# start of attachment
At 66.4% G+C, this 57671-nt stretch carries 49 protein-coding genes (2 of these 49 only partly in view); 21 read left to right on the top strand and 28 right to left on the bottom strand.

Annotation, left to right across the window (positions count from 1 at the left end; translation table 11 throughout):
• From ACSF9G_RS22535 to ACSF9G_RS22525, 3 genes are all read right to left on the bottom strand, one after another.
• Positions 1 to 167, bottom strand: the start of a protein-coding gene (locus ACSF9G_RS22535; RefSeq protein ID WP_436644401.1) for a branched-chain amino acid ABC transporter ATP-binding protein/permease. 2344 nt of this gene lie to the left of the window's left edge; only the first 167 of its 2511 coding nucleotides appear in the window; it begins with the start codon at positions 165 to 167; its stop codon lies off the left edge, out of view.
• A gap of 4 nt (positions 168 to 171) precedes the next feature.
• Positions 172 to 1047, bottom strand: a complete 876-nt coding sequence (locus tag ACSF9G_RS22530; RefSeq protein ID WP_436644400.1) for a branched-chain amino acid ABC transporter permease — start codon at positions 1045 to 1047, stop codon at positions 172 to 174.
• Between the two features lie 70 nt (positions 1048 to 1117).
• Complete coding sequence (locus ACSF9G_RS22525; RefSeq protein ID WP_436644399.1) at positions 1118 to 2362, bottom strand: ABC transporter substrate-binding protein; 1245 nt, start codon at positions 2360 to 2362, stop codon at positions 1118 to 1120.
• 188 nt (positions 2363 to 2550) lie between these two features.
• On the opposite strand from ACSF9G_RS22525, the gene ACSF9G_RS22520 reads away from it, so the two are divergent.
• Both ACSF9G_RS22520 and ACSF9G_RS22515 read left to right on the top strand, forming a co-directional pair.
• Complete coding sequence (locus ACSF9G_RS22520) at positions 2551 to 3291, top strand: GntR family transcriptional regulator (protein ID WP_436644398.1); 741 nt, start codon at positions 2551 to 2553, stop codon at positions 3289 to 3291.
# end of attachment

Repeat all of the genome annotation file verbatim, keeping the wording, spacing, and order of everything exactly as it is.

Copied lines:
At 66.4% G+C, this 57671-nt stretch carries 49 protein-coding genes (2 of these 49 only partly in view); 21 read left to right on the top strand and 28 right to left on the bottom strand.

Annotation, left to right across the window (positions count from 1 at the left end; translation table 11 throughout):
• From ACSF9G_RS22535 to ACSF9G_RS22525, 3 genes are all read right to left on the bottom strand, one after another.
• Positions 1 to 167, bottom strand: the start of a protein-coding gene (locus ACSF9G_RS22535; RefSeq protein ID WP_436644401.1) for a branched-chain amino acid ABC transporter ATP-binding protein/permease. 2344 nt of this gene lie to the left of the window's left edge; only the first 167 of its 2511 coding nucleotides appear in the window; it begins with the start codon at positions 165 to 167; its stop codon lies off the left edge, out of view.
• A gap of 4 nt (positions 168 to 171) precedes the next feature.
• Positions 172 to 1047, bottom strand: a complete 876-nt coding sequence (locus tag ACSF9G_RS22530; RefSeq protein ID WP_436644400.1) for a branched-chain amino acid ABC transporter permease — start codon at positions 1045 to 1047, stop codon at positions 172 to 174.
• Between the two features lie 70 nt (positions 1048 to 1117).
• Complete coding sequence (locus ACSF9G_RS22525; RefSeq protein ID WP_436644399.1) at positions 1118 to 2362, bottom strand: ABC transporter substrate-binding protein; 1245 nt, start codon at positions 2360 to 2362, stop codon at positions 1118 to 1120.
• 188 nt (positions 2363 to 2550) lie between these two features.
• On the opposite strand from ACSF9G_RS22525, the gene ACSF9G_RS22520 reads away from it, so the two are divergent.
• Both ACSF9G_RS22520 and ACSF9G_RS22515 read left to right on the top strand, forming a co-directional pair.
• Complete coding sequence (locus ACSF9G_RS22520) at positions 2551 to 3291, top strand: GntR family transcriptional regulator (protein ID WP_436644398.1); 741 nt, start codon at positions 2551 to 2553, stop codon at positions 3289 to 3291.